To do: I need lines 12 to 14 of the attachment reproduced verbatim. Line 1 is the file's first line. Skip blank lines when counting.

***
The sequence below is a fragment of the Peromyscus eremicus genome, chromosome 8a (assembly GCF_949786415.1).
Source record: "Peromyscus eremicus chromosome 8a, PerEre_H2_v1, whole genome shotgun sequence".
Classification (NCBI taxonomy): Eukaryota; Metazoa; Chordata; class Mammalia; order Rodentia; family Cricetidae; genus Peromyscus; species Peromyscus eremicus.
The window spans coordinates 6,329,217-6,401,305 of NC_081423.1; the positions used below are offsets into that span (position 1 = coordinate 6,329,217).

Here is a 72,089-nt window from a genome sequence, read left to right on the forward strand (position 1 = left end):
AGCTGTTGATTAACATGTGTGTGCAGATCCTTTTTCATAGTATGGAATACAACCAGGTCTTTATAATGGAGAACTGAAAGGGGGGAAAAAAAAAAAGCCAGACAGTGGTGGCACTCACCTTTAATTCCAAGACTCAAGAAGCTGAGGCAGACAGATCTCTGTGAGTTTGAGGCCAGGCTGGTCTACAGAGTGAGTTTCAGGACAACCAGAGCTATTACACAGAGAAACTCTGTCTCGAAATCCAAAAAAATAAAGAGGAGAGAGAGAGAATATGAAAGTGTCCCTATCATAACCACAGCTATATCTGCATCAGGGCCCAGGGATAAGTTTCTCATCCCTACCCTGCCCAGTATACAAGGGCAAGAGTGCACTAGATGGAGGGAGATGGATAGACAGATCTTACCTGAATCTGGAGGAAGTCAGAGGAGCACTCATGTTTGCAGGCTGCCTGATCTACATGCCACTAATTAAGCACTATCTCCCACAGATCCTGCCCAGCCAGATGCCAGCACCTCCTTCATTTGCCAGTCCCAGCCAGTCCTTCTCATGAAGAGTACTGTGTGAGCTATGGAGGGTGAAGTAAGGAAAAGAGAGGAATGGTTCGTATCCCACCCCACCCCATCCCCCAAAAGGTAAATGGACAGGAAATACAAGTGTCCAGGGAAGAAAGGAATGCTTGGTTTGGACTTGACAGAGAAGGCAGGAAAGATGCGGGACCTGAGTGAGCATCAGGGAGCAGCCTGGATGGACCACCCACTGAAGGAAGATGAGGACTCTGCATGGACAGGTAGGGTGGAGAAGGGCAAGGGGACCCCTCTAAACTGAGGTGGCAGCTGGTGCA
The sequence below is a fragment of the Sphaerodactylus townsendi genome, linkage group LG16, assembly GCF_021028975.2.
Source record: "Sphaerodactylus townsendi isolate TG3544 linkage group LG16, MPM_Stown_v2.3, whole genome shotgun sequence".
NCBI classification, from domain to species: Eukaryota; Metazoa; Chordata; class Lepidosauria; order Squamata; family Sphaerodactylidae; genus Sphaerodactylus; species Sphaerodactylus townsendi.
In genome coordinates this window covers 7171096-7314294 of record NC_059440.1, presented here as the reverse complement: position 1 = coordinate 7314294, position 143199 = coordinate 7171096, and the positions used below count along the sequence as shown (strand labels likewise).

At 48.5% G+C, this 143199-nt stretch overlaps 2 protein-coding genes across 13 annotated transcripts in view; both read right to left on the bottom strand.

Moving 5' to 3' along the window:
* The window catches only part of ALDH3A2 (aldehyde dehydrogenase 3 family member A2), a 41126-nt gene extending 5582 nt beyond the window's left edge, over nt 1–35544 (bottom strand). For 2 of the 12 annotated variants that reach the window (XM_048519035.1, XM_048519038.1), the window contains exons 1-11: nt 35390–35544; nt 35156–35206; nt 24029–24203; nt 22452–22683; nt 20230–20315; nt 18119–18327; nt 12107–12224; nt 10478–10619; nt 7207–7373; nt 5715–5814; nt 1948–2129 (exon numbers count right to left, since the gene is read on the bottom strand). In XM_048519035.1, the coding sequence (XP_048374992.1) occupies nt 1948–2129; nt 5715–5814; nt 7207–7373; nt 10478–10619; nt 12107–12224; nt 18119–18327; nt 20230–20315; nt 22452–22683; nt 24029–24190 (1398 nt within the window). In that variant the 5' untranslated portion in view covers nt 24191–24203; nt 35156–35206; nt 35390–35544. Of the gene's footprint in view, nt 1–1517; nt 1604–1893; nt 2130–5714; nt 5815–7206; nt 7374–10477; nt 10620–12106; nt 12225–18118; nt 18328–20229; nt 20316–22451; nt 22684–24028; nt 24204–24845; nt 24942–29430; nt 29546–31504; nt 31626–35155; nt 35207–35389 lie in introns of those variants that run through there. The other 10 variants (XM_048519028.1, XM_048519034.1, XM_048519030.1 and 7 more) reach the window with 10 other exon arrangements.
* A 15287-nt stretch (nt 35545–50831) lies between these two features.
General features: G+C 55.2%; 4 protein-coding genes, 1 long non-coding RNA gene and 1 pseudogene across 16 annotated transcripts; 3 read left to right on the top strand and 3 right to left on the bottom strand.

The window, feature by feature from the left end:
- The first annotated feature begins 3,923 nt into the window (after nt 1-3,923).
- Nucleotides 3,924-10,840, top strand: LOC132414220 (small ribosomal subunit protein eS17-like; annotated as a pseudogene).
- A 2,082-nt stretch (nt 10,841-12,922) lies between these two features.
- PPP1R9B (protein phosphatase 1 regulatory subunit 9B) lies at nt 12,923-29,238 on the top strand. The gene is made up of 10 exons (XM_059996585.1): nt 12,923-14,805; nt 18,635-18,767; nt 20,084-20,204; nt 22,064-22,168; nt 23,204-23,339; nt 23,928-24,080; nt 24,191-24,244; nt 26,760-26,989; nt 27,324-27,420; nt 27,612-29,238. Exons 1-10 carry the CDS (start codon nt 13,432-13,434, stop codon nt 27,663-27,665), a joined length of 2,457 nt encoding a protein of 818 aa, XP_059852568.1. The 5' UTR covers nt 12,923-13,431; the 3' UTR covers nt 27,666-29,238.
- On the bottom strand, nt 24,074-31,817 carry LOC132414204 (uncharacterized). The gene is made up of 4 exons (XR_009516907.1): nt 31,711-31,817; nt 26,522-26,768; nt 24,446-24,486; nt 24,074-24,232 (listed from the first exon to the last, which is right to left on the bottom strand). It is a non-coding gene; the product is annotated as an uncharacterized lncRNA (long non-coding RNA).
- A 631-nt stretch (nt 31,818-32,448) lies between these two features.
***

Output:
Moving 5' to 3' along the window:
* The window catches only part of ALDH3A2 (aldehyde dehydrogenase 3 family member A2), a 41126-nt gene extending 5582 nt beyond the window's left edge, over nt 1–35544 (bottom strand). For 2 of the 12 annotated variants that reach the window (XM_048519035.1, XM_048519038.1), the window contains exons 1-11: nt 35390–35544; nt 35156–35206; nt 24029–24203; nt 22452–22683; nt 20230–20315; nt 18119–18327; nt 12107–12224; nt 10478–10619; nt 7207–7373; nt 5715–5814; nt 1948–2129 (exon numbers count right to left, since the gene is read on the bottom strand). In XM_048519035.1, the coding sequence (XP_048374992.1) occupies nt 1948–2129; nt 5715–5814; nt 7207–7373; nt 10478–10619; nt 12107–12224; nt 18119–18327; nt 20230–20315; nt 22452–22683; nt 24029–24190 (1398 nt within the window). In that variant the 5' untranslated portion in view covers nt 24191–24203; nt 35156–35206; nt 35390–35544. Of the gene's footprint in view, nt 1–1517; nt 1604–1893; nt 2130–5714; nt 5815–7206; nt 7374–10477; nt 10620–12106; nt 12225–18118; nt 18328–20229; nt 20316–22451; nt 22684–24028; nt 24204–24845; nt 24942–29430; nt 29546–31504; nt 31626–35155; nt 35207–35389 lie in introns of those variants that run through there. The other 10 variants (XM_048519028.1, XM_048519034.1, XM_048519030.1 and 7 more) reach the window with 10 other exon arrangements.
* A 15287-nt stretch (nt 35545–50831) lies between these two features.